By no means should this be considered a Silhouette Curio review - it's not. I haven't had nearly enough time with it to offer that - yet. I will. For now this is me as a new user, just like you will be, if you decide to get a Silhouette Curio. This is me knowing the Silhouette Studio software inside and out and this is my honest first impression of the Silhouette Curio.
First off - you should know the biggest differences in the Silhouette CAMEO vs Curio are the Curio's focus is in embossing, stippling, and etching all with larger clearance for thicker materials, a dual carriage for tools with a much smaller cutting area. The CAMEO's focus is more on cutting a wide variety of materials with a larger cutting area.
If you watch me on Periscope and saw my live unboxing you know that I literally had no idea what I was getting into. I had no idea what all the plates and mats and gadgets were for.
Where did I turn first? The Silhouette Curio user manual that came with the machine. It's a decent getting started guide - it explains all of the stuff that comes with the machine including the new software CD that is necessary to activate the Curio features.
I popped the Silhouette Studio V3.4 software CD that came with the machine into my computer and installed the software. Then I read a little further into the book where it discusses how and why the platforms are necessary. The guide book states the Silhouette Studio software will suggest - in the Cut Settings window - the recommended platform level depending on the material you are cutting. I'm not even kidding when I tell you I poked around Studio for at least an hour looking for wherever these suggested platform levels were.
Turns out - the software CD that comes with the two week old machine is already outdated and does not include the platform levels as the guide book says. Instead, you actually have to go onto the Silhouette America website and get the newest version which was released on August 13.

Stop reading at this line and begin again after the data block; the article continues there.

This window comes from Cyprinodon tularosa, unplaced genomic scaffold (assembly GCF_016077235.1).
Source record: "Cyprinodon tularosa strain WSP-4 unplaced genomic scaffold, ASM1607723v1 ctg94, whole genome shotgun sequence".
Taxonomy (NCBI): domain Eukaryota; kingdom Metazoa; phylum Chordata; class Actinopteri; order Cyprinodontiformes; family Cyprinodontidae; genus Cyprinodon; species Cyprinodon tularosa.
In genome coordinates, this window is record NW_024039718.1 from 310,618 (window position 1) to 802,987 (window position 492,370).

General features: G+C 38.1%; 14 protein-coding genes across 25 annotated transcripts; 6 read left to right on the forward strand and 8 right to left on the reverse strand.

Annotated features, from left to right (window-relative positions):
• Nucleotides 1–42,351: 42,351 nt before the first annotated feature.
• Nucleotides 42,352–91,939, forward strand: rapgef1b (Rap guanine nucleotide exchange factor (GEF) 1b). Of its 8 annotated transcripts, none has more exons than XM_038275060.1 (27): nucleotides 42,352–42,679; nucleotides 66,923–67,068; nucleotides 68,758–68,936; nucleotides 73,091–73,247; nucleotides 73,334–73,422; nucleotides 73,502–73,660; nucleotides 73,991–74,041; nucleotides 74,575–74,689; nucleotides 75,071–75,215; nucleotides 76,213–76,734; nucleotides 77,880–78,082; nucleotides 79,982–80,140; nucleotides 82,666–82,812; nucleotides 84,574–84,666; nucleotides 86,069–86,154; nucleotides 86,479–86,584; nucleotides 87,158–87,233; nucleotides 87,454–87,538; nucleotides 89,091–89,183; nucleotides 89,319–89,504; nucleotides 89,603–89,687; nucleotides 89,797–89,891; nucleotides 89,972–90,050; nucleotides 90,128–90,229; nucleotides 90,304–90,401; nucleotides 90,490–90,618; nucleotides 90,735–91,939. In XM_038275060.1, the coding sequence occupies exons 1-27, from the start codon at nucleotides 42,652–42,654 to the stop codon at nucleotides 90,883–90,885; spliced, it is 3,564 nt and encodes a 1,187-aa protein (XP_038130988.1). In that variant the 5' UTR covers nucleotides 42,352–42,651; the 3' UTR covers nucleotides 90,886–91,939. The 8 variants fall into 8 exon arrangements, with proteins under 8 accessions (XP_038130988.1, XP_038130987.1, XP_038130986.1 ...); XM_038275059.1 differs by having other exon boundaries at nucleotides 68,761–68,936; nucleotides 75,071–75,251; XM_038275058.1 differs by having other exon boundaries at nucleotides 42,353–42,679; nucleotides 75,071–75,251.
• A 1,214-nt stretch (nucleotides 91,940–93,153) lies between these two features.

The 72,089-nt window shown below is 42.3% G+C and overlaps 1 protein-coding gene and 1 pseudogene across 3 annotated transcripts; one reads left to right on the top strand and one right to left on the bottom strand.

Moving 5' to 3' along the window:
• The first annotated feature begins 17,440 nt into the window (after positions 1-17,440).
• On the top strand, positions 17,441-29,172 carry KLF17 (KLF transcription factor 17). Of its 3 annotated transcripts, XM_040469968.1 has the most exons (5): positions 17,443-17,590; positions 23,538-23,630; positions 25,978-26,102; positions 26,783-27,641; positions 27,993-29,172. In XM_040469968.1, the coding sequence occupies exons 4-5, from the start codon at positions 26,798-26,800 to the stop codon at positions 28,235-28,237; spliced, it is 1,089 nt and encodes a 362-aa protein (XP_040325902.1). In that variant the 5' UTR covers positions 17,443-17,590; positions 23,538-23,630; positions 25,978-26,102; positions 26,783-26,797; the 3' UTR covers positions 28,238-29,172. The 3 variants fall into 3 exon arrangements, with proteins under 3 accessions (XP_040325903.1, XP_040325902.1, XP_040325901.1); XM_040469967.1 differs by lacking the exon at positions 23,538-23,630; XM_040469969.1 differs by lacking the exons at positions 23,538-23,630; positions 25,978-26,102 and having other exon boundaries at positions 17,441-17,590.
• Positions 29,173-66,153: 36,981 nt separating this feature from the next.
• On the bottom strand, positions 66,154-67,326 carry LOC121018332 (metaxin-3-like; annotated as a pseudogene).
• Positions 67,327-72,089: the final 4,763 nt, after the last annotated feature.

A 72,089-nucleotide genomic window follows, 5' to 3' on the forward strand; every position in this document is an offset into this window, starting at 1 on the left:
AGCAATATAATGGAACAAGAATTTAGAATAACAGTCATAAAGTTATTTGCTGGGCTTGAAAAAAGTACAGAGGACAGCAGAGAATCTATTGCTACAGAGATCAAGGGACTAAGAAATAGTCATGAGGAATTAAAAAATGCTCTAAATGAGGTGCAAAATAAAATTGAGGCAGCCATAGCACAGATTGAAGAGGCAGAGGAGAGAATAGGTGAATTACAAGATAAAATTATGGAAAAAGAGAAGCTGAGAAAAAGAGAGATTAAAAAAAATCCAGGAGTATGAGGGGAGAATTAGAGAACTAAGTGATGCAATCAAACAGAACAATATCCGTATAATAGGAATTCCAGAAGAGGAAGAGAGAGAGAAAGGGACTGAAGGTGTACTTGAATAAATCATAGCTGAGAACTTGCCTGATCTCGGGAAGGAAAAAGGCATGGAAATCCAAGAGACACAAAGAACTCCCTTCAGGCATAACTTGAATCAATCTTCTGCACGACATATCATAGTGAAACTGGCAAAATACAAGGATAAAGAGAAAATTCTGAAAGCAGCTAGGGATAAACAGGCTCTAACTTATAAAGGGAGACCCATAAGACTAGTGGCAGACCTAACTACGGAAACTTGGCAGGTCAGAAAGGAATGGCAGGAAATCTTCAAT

The machine comes with a regular ratchet blade and two embossing tips - a wide and a fine. Along with the tip you want to use, you'll need to decide on the material and if you want to emboss or deboss or score and emboss.
The software gives you two options for embossing - embossing or debossing. One (embossing) is where the design is raised up and the other (debossing) is where the design is recessed. What the machine does is actually the same for both - where the difference comes in is in how you position your material.
For vellum type papers the emboss or deboss tips works well. On the green vellum sheet I attempted a score and emboss where you have the blade set at 0 pass through first and then emboss. You can see however that the score cut through the vellum.
I've also noticed that the fine embossing tip gives a deeper/brighter embossing than the wide embossing tip. You can see the difference here with the same settings and material - just using the different tips. Depending on the look you're going for, one may be better than the other. Again, this is vellum.
For thicker papers, such as cardstock I found the score and emboss function (rather than emboss alone) worked better. If you're looking for a deep embossing effect for thicker papers, I'm not sure you're going to achieve with the Curio. Again, my first impressions left me somewhat underwhelmed with the overall embossing capabilities on paper.
Now comes the part that I found the most confusing...setting up to emboss. If you select to 'Emboss' your design, you must flip your material on the mat so the wrong side is up. When the embossing tip presses down onto the material while 'cutting' it will be embossing (giving a raised look) on the right side. However, the software will also automatically mirror the entire page when embossing. This is different than mirroring an object in Silhouette Studio.
I found this difficult to wrap my head around to be honest. You'd think Silhouette Studio would mirror the design directly next to the original design so you'd get the red example, but instead it mirrors the entire work area, which leaves you with the blue and the worst part is - it still only shows the pink design in the work area. Ahhhhh how's a girl to know where to place a scrap?!